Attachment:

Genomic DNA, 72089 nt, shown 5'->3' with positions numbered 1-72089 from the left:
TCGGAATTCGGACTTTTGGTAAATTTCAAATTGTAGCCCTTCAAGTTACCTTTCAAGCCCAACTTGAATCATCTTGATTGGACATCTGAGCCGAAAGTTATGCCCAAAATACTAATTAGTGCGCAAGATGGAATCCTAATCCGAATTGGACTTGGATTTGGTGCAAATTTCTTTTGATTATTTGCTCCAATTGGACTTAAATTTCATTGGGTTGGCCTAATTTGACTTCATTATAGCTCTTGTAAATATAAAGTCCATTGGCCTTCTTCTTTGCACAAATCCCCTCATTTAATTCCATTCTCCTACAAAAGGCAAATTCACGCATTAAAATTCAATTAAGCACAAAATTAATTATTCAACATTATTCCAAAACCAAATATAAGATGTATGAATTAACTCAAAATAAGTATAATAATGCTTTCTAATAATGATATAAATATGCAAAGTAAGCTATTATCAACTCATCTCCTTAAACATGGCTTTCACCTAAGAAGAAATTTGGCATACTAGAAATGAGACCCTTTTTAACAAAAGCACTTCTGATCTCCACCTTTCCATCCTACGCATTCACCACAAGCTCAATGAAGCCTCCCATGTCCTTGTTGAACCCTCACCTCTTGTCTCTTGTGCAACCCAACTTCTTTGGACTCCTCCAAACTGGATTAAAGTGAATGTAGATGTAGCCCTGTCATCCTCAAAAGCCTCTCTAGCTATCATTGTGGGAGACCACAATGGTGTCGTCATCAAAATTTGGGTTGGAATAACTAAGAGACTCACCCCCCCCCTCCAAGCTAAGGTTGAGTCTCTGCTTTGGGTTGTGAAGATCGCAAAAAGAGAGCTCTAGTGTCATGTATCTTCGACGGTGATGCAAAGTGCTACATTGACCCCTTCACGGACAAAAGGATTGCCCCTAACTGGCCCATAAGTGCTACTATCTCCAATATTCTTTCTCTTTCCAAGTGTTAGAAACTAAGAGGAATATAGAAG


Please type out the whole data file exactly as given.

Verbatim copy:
Genomic DNA, 72089 nt, shown 5'->3' with positions numbered 1-72089 from the left:
TCGGAATTCGGACTTTTGGTAAATTTCAAATTGTAGCCCTTCAAGTTACCTTTCAAGCCCAACTTGAATCATCTTGATTGGACATCTGAGCCGAAAGTTATGCCCAAAATACTAATTAGTGCGCAAGATGGAATCCTAATCCGAATTGGACTTGGATTTGGTGCAAATTTCTTTTGATTATTTGCTCCAATTGGACTTAAATTTCATTGGGTTGGCCTAATTTGACTTCATTATAGCTCTTGTAAATATAAAGTCCATTGGCCTTCTTCTTTGCACAAATCCCCTCATTTAATTCCATTCTCCTACAAAAGGCAAATTCACGCATTAAAATTCAATTAAGCACAAAATTAATTATTCAACATTATTCCAAAACCAAATATAAGATGTATGAATTAACTCAAAATAAGTATAATAATGCTTTCTAATAATGATATAAATATGCAAAGTAAGCTATTATCAACTCATCTCCTTAAACATGGCTTTCACCTAAGAAGAAATTTGGCATACTAGAAATGAGACCCTTTTTAACAAAAGCACTTCTGATCTCCACCTTTCCATCCTACGCATTCACCACAAGCTCAATGAAGCCTCCCATGTCCTTGTTGAACCCTCACCTCTTGTCTCTTGTGCAACCCAACTTCTTTGGACTCCTCCAAACTGGATTAAAGTGAATGTAGATGTAGCCCTGTCATCCTCAAAAGCCTCTCTAGCTATCATTGTGGGAGACCACAATGGTGTCGTCATCAAAATTTGGGTTGGAATAACTAAGAGACTCACCCCCCCCCTCCAAGCTAAGGTTGAGTCTCTGCTTTGGGTTGTGAAGATCGCAAAAAGAGAGCTCTAGTGTCATGTATCTTCGACGGTGATGCAAAGTGCTACATTGACCCCTTCACGGACAAAAGGATTGCCCCTAACTGGCCCATAAGTGCTACTATCTCCAATATTCTTTCTCTTTCCAAGTGTTAGAAACTAAGAGGAATATAGAAG